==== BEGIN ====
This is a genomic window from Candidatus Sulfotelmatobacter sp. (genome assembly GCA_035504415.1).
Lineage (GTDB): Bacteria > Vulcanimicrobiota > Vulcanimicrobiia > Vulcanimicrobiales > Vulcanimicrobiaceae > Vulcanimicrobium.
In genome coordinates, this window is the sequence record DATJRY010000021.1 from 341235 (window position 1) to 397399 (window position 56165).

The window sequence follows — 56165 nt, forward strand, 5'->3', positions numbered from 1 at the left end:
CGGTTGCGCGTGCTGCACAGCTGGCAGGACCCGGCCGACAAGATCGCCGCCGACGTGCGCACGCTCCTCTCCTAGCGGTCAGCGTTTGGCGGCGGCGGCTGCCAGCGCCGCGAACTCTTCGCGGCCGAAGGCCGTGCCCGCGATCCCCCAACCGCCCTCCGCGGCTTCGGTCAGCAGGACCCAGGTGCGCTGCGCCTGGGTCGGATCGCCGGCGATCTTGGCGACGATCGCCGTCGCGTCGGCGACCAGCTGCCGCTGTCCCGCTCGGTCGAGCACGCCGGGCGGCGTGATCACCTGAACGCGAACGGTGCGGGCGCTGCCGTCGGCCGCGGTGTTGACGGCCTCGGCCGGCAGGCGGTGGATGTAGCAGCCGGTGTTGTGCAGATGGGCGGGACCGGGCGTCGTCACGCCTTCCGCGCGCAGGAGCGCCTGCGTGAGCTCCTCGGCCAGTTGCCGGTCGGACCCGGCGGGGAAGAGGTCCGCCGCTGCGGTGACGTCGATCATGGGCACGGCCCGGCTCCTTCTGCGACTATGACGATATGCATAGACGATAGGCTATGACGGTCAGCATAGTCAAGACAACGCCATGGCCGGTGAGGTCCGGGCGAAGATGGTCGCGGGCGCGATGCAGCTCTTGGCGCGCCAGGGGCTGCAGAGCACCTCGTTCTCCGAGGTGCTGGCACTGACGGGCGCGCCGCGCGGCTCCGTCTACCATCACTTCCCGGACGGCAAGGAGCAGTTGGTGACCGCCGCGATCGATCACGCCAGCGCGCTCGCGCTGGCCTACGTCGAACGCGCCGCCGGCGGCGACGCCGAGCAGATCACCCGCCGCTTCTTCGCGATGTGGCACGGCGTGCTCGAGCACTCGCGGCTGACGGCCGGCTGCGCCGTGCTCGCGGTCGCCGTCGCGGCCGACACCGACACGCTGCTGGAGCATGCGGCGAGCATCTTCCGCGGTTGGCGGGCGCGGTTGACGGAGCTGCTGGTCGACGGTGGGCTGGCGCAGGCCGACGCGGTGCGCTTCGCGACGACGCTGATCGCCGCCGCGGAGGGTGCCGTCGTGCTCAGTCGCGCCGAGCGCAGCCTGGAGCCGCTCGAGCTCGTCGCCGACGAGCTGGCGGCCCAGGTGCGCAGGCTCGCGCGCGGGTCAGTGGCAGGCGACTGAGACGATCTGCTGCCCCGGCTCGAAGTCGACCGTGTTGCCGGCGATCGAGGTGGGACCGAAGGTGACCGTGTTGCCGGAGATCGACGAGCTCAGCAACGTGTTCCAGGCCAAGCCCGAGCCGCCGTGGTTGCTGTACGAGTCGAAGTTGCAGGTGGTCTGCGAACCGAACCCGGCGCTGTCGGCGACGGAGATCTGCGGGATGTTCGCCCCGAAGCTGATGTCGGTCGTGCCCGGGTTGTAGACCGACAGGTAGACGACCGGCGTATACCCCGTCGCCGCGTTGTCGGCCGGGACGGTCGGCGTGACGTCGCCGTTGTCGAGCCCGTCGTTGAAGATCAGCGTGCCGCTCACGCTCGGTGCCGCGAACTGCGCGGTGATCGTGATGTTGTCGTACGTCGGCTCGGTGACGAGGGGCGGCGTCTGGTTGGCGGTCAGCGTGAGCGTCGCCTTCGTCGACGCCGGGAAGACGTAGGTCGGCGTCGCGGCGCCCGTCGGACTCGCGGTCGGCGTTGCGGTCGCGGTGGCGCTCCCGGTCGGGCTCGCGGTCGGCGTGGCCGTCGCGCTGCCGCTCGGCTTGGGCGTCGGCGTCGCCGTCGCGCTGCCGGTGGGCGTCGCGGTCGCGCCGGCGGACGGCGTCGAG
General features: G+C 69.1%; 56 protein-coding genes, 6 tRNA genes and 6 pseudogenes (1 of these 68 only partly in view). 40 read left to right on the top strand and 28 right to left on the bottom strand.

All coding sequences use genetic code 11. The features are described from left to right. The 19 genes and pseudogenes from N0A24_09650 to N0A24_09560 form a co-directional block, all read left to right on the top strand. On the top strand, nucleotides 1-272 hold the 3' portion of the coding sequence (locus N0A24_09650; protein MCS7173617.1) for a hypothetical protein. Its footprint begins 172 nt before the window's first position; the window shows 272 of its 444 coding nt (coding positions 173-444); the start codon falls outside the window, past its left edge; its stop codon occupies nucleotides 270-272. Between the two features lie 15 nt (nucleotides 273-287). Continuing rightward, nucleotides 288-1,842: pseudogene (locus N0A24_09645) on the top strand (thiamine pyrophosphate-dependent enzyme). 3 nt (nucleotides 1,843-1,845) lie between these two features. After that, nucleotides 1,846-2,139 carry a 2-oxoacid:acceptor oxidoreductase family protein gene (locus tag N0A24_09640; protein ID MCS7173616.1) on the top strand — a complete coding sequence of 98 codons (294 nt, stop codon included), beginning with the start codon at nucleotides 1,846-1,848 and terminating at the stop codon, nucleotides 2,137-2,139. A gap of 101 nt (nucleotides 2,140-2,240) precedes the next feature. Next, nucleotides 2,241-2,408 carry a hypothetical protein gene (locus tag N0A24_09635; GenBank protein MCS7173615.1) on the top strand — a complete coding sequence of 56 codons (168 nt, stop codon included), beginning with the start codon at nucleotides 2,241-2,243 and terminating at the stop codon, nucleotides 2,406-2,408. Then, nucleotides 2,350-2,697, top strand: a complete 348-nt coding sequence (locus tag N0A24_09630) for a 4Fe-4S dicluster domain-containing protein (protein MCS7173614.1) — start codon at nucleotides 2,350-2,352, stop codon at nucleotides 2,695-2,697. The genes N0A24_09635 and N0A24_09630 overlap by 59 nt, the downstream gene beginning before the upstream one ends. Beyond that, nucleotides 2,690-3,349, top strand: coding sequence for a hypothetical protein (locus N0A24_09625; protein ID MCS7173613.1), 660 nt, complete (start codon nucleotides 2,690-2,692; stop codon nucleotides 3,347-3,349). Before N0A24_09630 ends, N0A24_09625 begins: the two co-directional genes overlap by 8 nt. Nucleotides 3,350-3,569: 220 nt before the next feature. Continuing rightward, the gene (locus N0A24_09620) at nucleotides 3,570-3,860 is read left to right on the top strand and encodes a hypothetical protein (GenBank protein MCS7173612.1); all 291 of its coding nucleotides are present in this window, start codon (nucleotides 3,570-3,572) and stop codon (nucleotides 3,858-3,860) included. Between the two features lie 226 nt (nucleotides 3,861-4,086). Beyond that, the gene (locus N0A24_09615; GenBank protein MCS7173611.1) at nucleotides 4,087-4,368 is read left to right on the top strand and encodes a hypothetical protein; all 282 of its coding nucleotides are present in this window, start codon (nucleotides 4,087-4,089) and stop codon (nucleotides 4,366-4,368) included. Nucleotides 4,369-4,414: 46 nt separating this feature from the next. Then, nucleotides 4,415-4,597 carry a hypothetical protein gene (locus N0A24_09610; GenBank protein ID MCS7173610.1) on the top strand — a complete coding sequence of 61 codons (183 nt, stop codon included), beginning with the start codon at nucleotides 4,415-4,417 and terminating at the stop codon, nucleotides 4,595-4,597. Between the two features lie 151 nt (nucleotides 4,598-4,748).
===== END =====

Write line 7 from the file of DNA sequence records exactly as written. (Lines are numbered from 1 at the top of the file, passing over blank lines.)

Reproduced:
All coding sequences use genetic code 11. The features are described from left to right. The 19 genes and pseudogenes from N0A24_09650 to N0A24_09560 form a co-directional block, all read left to right on the top strand. On the top strand, nucleotides 1-272 hold the 3' portion of the coding sequence (locus N0A24_09650; protein MCS7173617.1) for a hypothetical protein. Its footprint begins 172 nt before the window's first position; the window shows 272 of its 444 coding nt (coding positions 173-444); the start codon falls outside the window, past its left edge; its stop codon occupies nucleotides 270-272. Between the two features lie 15 nt (nucleotides 273-287). Continuing rightward, nucleotides 288-1,842: pseudogene (locus N0A24_09645) on the top strand (thiamine pyrophosphate-dependent enzyme). 3 nt (nucleotides 1,843-1,845) lie between these two features. After that, nucleotides 1,846-2,139 carry a 2-oxoacid:acceptor oxidoreductase family protein gene (locus tag N0A24_09640; protein ID MCS7173616.1) on the top strand — a complete coding sequence of 98 codons (294 nt, stop codon included), beginning with the start codon at nucleotides 1,846-1,848 and terminating at the stop codon, nucleotides 2,137-2,139. A gap of 101 nt (nucleotides 2,140-2,240) precedes the next feature. Next, nucleotides 2,241-2,408 carry a hypothetical protein gene (locus tag N0A24_09635; GenBank protein MCS7173615.1) on the top strand — a complete coding sequence of 56 codons (168 nt, stop codon included), beginning with the start codon at nucleotides 2,241-2,243 and terminating at the stop codon, nucleotides 2,406-2,408. Then, nucleotides 2,350-2,697, top strand: a complete 348-nt coding sequence (locus tag N0A24_09630) for a 4Fe-4S dicluster domain-containing protein (protein MCS7173614.1) — start codon at nucleotides 2,350-2,352, stop codon at nucleotides 2,695-2,697. The genes N0A24_09635 and N0A24_09630 overlap by 59 nt, the downstream gene beginning before the upstream one ends. Beyond that, nucleotides 2,690-3,349, top strand: coding sequence for a hypothetical protein (locus N0A24_09625; protein ID MCS7173613.1), 660 nt, complete (start codon nucleotides 2,690-2,692; stop codon nucleotides 3,347-3,349). Before N0A24_09630 ends, N0A24_09625 begins: the two co-directional genes overlap by 8 nt. Nucleotides 3,350-3,569: 220 nt before the next feature. Continuing rightward, the gene (locus N0A24_09620) at nucleotides 3,570-3,860 is read left to right on the top strand and encodes a hypothetical protein (GenBank protein MCS7173612.1); all 291 of its coding nucleotides are present in this window, start codon (nucleotides 3,570-3,572) and stop codon (nucleotides 3,858-3,860) included. Between the two features lie 226 nt (nucleotides 3,861-4,086). Beyond that, the gene (locus N0A24_09615; GenBank protein MCS7173611.1) at nucleotides 4,087-4,368 is read left to right on the top strand and encodes a hypothetical protein; all 282 of its coding nucleotides are present in this window, start codon (nucleotides 4,087-4,089) and stop codon (nucleotides 4,366-4,368) included. Nucleotides 4,369-4,414: 46 nt separating this feature from the next. Then, nucleotides 4,415-4,597 carry a hypothetical protein gene (locus N0A24_09610; GenBank protein ID MCS7173610.1) on the top strand — a complete coding sequence of 61 codons (183 nt, stop codon included), beginning with the start codon at nucleotides 4,415-4,417 and terminating at the stop codon, nucleotides 4,595-4,597. Between the two features lie 151 nt (nucleotides 4,598-4,748).